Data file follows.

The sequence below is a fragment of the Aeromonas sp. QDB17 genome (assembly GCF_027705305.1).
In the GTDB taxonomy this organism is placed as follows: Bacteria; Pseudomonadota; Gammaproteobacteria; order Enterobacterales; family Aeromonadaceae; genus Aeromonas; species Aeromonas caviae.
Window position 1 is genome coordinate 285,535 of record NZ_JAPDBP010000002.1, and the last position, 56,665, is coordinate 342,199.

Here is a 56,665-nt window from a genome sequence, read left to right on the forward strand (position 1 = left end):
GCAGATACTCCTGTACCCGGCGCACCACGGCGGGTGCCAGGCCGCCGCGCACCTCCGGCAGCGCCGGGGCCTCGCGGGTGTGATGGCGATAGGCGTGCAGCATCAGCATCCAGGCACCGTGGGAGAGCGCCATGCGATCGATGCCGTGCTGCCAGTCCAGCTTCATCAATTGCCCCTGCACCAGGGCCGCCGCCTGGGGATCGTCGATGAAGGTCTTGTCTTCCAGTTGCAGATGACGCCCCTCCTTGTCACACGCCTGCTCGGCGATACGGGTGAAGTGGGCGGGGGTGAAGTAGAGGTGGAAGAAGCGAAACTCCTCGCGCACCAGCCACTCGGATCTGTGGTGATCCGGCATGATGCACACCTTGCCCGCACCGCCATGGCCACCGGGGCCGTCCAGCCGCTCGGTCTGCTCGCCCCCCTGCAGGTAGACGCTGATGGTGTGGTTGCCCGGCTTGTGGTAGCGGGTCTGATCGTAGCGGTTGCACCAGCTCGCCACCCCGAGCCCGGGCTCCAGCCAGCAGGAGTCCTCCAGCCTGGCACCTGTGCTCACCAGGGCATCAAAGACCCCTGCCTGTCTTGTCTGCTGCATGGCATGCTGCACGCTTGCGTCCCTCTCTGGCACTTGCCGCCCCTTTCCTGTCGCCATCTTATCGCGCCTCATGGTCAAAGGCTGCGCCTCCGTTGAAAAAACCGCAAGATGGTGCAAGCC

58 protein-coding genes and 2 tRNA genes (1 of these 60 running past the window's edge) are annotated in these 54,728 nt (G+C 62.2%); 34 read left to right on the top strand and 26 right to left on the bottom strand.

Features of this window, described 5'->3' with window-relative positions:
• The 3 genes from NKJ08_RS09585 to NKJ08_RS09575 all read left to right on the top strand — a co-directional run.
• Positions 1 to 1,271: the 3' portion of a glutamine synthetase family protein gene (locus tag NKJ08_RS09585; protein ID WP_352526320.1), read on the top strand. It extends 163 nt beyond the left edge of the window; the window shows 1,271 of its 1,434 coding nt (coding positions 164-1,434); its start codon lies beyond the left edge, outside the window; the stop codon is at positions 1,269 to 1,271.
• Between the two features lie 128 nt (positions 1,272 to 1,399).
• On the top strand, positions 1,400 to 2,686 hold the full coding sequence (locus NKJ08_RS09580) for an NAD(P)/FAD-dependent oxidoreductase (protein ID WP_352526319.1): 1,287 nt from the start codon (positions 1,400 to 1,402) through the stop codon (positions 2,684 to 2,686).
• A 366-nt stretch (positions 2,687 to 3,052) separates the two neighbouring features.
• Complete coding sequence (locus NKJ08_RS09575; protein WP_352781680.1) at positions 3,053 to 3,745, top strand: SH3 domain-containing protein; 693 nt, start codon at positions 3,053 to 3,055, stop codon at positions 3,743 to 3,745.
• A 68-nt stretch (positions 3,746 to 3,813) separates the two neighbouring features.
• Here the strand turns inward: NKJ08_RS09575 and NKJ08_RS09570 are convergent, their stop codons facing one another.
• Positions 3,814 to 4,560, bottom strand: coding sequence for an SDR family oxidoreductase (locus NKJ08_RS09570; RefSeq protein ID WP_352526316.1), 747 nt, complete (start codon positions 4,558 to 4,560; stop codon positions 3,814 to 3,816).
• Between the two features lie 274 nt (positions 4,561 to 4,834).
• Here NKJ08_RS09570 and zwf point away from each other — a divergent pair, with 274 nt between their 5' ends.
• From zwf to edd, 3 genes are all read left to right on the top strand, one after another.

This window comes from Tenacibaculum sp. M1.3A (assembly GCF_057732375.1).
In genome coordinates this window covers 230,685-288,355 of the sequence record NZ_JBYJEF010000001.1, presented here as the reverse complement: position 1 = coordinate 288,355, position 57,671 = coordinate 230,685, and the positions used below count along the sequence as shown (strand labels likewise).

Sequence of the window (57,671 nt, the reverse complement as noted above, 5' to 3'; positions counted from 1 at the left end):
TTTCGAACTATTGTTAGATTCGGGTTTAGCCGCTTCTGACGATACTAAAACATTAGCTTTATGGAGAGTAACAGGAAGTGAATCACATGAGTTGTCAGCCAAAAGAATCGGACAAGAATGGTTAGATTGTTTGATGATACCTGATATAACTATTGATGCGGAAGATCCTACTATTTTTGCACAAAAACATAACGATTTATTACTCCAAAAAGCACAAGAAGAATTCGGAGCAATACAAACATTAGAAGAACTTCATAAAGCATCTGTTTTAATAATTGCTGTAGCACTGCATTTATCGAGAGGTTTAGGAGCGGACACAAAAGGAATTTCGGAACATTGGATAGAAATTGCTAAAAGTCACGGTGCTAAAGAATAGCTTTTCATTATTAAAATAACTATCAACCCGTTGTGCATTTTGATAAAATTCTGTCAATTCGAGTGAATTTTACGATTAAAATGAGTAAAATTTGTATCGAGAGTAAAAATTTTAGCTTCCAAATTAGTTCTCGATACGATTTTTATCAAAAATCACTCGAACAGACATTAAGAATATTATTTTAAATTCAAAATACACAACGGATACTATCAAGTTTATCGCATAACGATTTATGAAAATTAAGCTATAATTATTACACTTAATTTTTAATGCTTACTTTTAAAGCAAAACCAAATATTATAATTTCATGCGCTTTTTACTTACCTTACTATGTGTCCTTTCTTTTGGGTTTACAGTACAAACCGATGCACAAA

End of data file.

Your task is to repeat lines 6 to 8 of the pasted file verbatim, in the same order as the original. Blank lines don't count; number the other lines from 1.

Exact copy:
58 protein-coding genes and 2 tRNA genes (1 of these 60 running past the window's edge) are annotated in these 54,728 nt (G+C 62.2%); 34 read left to right on the top strand and 26 right to left on the bottom strand.

Features of this window, described 5'->3' with window-relative positions:
• The 3 genes from NKJ08_RS09585 to NKJ08_RS09575 all read left to right on the top strand — a co-directional run.